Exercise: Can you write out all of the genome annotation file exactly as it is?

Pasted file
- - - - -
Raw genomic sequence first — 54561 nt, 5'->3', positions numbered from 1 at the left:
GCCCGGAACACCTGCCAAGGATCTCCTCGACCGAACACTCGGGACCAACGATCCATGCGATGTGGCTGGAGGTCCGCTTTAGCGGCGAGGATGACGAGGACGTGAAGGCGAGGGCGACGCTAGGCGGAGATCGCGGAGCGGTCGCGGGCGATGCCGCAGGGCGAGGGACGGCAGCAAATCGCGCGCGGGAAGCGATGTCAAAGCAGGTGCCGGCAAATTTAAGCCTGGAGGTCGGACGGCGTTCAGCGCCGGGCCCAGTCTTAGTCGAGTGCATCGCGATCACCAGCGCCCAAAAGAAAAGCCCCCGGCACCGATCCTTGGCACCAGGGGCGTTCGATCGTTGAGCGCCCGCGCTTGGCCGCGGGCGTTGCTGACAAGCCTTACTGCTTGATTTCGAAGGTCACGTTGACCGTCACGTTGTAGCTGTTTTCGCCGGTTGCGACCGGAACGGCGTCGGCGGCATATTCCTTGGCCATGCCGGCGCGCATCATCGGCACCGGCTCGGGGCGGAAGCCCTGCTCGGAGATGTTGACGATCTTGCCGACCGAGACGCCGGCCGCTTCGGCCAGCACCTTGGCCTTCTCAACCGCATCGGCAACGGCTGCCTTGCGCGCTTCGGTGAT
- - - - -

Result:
Raw genomic sequence first — 54561 nt, 5'->3', positions numbered from 1 at the left:
GCCCGGAACACCTGCCAAGGATCTCCTCGACCGAACACTCGGGACCAACGATCCATGCGATGTGGCTGGAGGTCCGCTTTAGCGGCGAGGATGACGAGGACGTGAAGGCGAGGGCGACGCTAGGCGGAGATCGCGGAGCGGTCGCGGGCGATGCCGCAGGGCGAGGGACGGCAGCAAATCGCGCGCGGGAAGCGATGTCAAAGCAGGTGCCGGCAAATTTAAGCCTGGAGGTCGGACGGCGTTCAGCGCCGGGCCCAGTCTTAGTCGAGTGCATCGCGATCACCAGCGCCCAAAAGAAAAGCCCCCGGCACCGATCCTTGGCACCAGGGGCGTTCGATCGTTGAGCGCCCGCGCTTGGCCGCGGGCGTTGCTGACAAGCCTTACTGCTTGATTTCGAAGGTCACGTTGACCGTCACGTTGTAGCTGTTTTCGCCGGTTGCGACCGGAACGGCGTCGGCGGCATATTCCTTGGCCATGCCGGCGCGCATCATCGGCACCGGCTCGGGGCGGAAGCCCTGCTCGGAGATGTTGACGATCTTGCCGACCGAGACGCCGGCCGCTTCGGCCAGCACCTTGGCCTTCTCAACCGCATCGGCAACGGCTGCCTTGCGCGCTTCGGTGAT